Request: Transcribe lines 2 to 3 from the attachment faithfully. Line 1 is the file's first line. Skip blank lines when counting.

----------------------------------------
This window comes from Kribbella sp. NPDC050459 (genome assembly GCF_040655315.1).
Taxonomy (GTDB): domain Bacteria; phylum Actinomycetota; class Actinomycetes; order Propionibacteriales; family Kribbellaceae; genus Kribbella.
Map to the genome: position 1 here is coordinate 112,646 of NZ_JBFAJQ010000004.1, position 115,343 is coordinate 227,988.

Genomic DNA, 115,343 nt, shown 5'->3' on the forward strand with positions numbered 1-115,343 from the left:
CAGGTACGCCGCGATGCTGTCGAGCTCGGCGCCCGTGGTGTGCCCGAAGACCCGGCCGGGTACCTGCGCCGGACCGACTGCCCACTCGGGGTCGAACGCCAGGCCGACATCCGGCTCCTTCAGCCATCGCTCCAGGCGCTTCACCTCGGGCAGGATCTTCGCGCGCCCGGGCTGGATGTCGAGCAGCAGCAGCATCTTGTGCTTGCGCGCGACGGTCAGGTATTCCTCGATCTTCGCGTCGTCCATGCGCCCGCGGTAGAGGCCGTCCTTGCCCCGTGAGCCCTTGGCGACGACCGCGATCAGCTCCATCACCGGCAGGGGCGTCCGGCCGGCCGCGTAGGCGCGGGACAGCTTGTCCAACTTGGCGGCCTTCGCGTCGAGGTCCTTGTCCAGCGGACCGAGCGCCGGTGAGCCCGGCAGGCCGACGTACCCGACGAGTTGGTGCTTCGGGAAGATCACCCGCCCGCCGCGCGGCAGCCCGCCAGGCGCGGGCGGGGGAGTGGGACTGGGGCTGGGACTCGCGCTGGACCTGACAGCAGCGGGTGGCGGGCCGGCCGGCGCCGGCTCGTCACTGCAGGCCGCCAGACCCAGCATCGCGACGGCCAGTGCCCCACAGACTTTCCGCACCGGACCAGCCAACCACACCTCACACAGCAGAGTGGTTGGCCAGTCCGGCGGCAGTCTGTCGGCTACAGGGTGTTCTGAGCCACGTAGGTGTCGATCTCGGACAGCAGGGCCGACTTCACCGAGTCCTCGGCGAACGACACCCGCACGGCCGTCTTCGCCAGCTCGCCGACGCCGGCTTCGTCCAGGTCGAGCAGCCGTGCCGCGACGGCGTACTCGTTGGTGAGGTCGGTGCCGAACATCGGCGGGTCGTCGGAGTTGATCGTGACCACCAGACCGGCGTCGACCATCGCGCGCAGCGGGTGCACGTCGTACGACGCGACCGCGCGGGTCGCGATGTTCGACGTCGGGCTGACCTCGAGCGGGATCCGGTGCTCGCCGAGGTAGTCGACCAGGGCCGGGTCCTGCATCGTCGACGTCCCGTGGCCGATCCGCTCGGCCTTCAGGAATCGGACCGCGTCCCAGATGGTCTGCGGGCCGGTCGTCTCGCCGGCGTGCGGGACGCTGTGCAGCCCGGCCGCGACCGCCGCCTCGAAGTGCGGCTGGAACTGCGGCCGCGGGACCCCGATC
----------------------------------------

Taxonomy (GTDB): domain Bacteria; phylum Actinomycetota; class Actinomycetes; order Propionibacteriales; family Kribbellaceae; genus Kribbella.
Map to the genome: position 1 here is coordinate 112,646 of NZ_JBFAJQ010000004.1, position 115,343 is coordinate 227,988.